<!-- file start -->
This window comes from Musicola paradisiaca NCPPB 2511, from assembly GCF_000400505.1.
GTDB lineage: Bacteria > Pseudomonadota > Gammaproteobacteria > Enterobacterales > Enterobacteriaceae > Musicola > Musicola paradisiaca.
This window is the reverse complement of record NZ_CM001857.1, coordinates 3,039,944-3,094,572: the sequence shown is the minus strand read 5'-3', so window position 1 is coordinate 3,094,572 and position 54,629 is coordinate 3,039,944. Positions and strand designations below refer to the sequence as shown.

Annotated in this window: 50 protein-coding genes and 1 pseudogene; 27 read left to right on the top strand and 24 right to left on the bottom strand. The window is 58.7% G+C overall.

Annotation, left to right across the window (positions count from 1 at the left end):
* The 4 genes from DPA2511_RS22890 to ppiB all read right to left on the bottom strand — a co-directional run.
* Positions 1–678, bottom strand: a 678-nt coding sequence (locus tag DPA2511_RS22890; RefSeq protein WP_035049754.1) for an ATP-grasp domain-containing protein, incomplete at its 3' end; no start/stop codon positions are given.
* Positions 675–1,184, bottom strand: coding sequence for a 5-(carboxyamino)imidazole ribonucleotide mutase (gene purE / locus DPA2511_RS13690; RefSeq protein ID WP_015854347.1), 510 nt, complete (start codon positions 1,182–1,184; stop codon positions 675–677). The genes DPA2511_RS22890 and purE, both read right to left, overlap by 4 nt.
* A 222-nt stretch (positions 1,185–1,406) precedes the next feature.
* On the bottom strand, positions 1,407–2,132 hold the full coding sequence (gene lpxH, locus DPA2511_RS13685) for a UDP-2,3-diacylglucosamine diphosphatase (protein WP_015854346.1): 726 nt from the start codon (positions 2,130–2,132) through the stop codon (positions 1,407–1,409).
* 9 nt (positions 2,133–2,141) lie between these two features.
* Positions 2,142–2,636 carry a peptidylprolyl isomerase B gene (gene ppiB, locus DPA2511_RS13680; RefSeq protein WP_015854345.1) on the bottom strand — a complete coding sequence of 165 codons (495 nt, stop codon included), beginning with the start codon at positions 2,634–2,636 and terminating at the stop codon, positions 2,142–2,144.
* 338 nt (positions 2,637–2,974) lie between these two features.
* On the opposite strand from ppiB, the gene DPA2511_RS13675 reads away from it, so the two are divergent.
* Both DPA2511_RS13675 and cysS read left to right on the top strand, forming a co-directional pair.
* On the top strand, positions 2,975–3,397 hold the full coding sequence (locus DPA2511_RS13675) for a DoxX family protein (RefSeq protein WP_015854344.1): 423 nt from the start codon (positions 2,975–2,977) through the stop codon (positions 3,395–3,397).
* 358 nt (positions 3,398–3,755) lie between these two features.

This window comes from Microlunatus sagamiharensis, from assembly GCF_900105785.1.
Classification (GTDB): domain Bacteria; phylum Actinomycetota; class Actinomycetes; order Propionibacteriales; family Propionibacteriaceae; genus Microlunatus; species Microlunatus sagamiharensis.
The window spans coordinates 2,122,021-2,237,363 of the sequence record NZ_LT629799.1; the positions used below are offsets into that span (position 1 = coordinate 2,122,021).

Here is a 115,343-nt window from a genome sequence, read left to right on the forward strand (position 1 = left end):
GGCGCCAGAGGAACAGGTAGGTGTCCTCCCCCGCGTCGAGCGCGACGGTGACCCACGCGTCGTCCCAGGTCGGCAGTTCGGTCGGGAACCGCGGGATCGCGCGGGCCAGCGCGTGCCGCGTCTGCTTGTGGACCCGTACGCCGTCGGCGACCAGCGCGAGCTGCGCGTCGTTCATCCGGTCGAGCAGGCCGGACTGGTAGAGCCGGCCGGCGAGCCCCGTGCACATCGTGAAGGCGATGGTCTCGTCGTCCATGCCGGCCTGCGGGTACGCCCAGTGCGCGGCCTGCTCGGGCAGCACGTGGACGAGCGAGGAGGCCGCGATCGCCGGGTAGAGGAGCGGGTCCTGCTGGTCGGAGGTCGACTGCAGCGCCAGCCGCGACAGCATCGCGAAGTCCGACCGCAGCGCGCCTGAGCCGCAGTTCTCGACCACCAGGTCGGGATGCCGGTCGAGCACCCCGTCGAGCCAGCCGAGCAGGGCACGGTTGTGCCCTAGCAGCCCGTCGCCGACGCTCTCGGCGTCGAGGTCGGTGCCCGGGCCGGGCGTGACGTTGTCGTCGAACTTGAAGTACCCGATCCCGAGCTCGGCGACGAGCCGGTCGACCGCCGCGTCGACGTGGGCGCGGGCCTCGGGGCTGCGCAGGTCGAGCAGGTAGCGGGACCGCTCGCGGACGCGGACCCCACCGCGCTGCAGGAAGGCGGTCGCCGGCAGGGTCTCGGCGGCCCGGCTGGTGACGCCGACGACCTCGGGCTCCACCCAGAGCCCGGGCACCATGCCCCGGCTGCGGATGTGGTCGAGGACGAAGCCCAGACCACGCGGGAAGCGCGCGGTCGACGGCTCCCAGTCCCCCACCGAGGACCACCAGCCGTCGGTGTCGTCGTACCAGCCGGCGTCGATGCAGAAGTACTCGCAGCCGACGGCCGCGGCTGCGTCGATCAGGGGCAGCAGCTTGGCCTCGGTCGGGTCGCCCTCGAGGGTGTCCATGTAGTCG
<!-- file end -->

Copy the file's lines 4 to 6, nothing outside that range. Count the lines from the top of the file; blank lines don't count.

Annotated in this window: 50 protein-coding genes and 1 pseudogene; 27 read left to right on the top strand and 24 right to left on the bottom strand. The window is 58.7% G+C overall.

Annotation, left to right across the window (positions count from 1 at the left end):
* The 4 genes from DPA2511_RS22890 to ppiB all read right to left on the bottom strand — a co-directional run.